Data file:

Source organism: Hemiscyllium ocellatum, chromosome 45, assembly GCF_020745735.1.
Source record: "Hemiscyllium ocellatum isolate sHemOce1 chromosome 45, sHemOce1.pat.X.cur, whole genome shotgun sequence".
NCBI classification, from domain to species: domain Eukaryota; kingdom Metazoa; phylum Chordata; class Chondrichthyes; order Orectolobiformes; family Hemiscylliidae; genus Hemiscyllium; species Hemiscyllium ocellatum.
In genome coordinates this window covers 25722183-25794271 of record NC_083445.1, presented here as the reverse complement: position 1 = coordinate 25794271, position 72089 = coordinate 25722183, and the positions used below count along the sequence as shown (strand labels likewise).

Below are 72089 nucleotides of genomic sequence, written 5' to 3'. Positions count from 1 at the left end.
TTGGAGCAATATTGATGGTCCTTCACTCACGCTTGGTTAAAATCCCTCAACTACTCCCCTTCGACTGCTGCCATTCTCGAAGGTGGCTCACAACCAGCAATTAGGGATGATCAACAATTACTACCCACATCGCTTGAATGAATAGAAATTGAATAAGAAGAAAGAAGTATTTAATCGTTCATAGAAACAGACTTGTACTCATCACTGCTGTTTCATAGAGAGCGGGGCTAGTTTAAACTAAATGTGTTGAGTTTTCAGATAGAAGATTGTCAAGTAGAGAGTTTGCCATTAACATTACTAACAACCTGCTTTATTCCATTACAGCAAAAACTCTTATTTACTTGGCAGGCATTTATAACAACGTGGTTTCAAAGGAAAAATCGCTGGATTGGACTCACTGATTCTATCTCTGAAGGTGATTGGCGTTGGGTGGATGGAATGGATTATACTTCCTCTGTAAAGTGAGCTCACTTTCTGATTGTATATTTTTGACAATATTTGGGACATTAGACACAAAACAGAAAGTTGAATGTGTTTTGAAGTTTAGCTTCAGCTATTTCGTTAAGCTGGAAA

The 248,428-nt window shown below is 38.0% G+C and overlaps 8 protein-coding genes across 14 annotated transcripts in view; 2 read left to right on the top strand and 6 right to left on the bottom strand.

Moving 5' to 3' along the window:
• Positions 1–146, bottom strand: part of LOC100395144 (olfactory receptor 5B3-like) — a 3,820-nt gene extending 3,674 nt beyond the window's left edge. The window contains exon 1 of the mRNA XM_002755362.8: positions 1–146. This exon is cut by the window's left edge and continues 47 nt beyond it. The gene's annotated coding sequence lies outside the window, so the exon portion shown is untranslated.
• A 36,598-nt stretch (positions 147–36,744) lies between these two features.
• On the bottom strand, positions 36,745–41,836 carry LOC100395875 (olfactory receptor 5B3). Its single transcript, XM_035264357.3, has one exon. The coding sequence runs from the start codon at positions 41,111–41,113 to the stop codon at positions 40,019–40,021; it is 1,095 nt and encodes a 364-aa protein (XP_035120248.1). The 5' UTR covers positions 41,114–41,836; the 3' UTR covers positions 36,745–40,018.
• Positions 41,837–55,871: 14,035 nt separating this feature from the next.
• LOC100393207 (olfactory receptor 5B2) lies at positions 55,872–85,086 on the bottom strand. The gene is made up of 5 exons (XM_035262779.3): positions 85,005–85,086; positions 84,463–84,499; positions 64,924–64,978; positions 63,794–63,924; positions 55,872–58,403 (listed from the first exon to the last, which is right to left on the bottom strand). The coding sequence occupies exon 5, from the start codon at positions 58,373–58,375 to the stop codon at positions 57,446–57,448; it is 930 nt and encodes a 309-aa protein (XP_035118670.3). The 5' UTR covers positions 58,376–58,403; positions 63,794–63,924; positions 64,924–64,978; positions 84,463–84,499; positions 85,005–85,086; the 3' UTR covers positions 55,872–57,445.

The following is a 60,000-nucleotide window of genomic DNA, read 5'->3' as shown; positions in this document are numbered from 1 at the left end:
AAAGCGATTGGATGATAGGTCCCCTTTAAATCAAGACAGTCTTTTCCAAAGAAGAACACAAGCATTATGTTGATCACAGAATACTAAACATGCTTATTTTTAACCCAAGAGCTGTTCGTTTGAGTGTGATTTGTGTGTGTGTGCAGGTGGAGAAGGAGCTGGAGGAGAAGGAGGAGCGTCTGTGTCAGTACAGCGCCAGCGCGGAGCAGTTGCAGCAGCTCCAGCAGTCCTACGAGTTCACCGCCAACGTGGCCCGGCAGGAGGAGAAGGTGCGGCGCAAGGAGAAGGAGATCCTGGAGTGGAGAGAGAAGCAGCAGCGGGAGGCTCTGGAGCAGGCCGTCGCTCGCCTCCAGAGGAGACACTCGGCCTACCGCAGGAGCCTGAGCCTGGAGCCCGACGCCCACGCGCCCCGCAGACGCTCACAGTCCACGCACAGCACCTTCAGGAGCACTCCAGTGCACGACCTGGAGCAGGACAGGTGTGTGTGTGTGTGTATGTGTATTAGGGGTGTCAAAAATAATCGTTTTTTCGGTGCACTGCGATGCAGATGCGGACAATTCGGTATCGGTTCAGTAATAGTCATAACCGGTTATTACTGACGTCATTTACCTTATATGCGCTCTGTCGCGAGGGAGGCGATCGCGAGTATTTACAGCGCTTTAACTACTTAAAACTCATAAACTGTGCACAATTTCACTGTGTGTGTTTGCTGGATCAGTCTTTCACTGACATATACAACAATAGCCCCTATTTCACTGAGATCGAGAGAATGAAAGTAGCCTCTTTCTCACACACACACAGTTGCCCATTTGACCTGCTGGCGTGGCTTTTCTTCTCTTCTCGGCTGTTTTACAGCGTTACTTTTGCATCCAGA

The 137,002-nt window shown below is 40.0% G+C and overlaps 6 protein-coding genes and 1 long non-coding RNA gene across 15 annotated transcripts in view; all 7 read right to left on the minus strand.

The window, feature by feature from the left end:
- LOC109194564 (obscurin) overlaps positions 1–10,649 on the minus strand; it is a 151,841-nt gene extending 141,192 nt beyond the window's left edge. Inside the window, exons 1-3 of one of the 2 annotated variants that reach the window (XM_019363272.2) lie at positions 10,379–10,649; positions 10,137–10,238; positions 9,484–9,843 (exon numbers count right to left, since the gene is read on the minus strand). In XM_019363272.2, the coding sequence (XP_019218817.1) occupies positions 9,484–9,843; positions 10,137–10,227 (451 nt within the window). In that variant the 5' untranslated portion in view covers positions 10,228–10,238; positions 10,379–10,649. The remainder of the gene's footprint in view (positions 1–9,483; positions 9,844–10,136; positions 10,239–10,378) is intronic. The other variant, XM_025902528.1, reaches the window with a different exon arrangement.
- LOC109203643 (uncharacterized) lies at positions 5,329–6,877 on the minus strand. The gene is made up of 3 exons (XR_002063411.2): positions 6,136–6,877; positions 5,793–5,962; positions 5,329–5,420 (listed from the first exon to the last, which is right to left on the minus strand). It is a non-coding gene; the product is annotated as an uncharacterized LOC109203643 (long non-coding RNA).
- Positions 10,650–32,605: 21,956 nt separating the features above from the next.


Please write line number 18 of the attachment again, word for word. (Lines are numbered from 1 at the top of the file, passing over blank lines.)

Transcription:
- LOC109194564 (obscurin) overlaps positions 1–10,649 on the minus strand; it is a 151,841-nt gene extending 141,192 nt beyond the window's left edge. Inside the window, exons 1-3 of one of the 2 annotated variants that reach the window (XM_019363272.2) lie at positions 10,379–10,649; positions 10,137–10,238; positions 9,484–9,843 (exon numbers count right to left, since the gene is read on the minus strand). In XM_019363272.2, the coding sequence (XP_019218817.1) occupies positions 9,484–9,843; positions 10,137–10,227 (451 nt within the window). In that variant the 5' untranslated portion in view covers positions 10,228–10,238; positions 10,379–10,649. The remainder of the gene's footprint in view (positions 1–9,483; positions 9,844–10,136; positions 10,239–10,378) is intronic. The other variant, XM_025902528.1, reaches the window with a different exon arrangement.